Sunday, November 9, 2008

Balance: the answer to all questions? A Benedictine oblate blog

I searched the Vatican’s web site for materials on monasticism. I found about 80 documents. Many of the documents are written by Popes John Paul II and Benedict XVI.

I have been reading more materials from the Vatican because of their quality, depth, and insight.

Regarding the topic of monasticism, I have learned that the Vatican documents do not treat monasticism in isolation from the rest of the Church, instead monasticism is part of the whole. This image of an integrated monasticism might help me to see that monasticism should also NOT be treated in isolation from the wider world.

It is a fascinating question for me: How have monasteries lived apart from their communities yet have become great influences on those communities? I think "Balance" will be part of the answer!


  1. O aye: as a Plain Catholic we still attend a regular parish, still volunteer with others. There is only one extreme permissable according to St. Benedict: our love and loyalty to God. All else pales.

    We also stay out of many secular themed activities to cultivate our relationship with Christ.

  2. Yes, you are right. As I reread my blog I thought that “balance” might not be the right concept when viewed from the outside of being an oblate — because of what you wrote: there is only one extreme, "our love and loyalty to God. All else pales." That is exactly how I see it.

    I am just like you in terms of secular- themed activities — for those activities that I cannot avoid, I try to have as little involvement as possible. And our relationship to Christ is the constant activity placed above all others.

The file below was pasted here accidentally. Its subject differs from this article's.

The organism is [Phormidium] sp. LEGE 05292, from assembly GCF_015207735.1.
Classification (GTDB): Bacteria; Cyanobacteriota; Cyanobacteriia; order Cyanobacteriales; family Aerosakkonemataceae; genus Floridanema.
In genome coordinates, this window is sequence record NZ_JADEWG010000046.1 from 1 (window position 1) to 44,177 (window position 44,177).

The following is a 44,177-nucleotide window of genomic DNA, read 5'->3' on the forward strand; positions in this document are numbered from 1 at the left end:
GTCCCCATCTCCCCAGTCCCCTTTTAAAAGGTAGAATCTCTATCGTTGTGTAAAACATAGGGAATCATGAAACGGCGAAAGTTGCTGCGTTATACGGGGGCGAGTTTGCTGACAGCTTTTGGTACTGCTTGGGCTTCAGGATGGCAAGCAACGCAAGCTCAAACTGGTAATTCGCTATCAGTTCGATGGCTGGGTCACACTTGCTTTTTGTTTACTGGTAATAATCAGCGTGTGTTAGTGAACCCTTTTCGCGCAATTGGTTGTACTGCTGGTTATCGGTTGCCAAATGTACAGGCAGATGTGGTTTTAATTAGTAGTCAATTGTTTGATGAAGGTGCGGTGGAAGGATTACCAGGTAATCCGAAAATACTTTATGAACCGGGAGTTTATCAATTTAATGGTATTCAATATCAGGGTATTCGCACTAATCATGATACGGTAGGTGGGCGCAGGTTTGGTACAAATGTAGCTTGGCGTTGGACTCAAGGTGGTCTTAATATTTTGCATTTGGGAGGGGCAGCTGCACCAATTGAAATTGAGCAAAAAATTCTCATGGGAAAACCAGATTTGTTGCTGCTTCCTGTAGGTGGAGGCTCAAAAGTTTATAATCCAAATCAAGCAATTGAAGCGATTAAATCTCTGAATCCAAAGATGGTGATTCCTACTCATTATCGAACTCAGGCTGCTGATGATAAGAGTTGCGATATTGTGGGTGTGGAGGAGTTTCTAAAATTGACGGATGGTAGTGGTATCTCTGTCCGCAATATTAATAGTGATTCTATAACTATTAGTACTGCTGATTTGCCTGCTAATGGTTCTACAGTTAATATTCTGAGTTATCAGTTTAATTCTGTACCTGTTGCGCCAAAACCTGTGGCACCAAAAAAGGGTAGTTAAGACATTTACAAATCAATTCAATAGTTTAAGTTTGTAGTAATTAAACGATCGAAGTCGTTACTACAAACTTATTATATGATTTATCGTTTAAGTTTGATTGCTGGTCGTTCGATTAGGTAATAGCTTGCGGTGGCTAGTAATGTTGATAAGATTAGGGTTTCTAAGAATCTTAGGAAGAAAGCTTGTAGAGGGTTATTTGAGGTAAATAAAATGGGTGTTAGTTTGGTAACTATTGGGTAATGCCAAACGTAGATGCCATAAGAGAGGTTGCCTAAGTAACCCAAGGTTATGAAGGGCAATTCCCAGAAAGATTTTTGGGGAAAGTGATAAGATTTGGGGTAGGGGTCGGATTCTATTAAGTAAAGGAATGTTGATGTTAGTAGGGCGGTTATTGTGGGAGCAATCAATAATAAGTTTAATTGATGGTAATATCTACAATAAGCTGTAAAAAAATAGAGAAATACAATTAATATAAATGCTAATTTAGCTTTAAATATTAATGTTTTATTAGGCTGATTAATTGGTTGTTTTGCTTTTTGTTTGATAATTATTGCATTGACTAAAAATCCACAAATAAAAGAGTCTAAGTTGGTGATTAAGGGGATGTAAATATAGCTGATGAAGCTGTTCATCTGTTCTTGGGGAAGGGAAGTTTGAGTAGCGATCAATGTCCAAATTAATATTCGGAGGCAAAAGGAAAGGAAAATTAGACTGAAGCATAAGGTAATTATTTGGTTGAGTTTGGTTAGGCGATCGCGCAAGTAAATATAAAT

From where I view it, my life is gaining greater balance under the Rule of St. Benedict. But I can also see how I would have viewed such statements during my 37 years as an atheist — as being out of balance with a rational interaction with the world which holds so many worthwhile activities.

    Great comment Plain Catholic, thank you.

  3. This is exactly what makes monastic spirituality so attractive to me - moderation, which Benedict was so careful to develop. Still, monasteries have never been completely detached from their surrounding communities. Today many are, in a number of ways in touch with the world. Places like Gethsemene are even dependent on internet commerce to support the monastery. Then too, they are engaged in prayer for the world, the most powerful form of support and interaction there is.

    Keep up the good work --

    Ron Moffat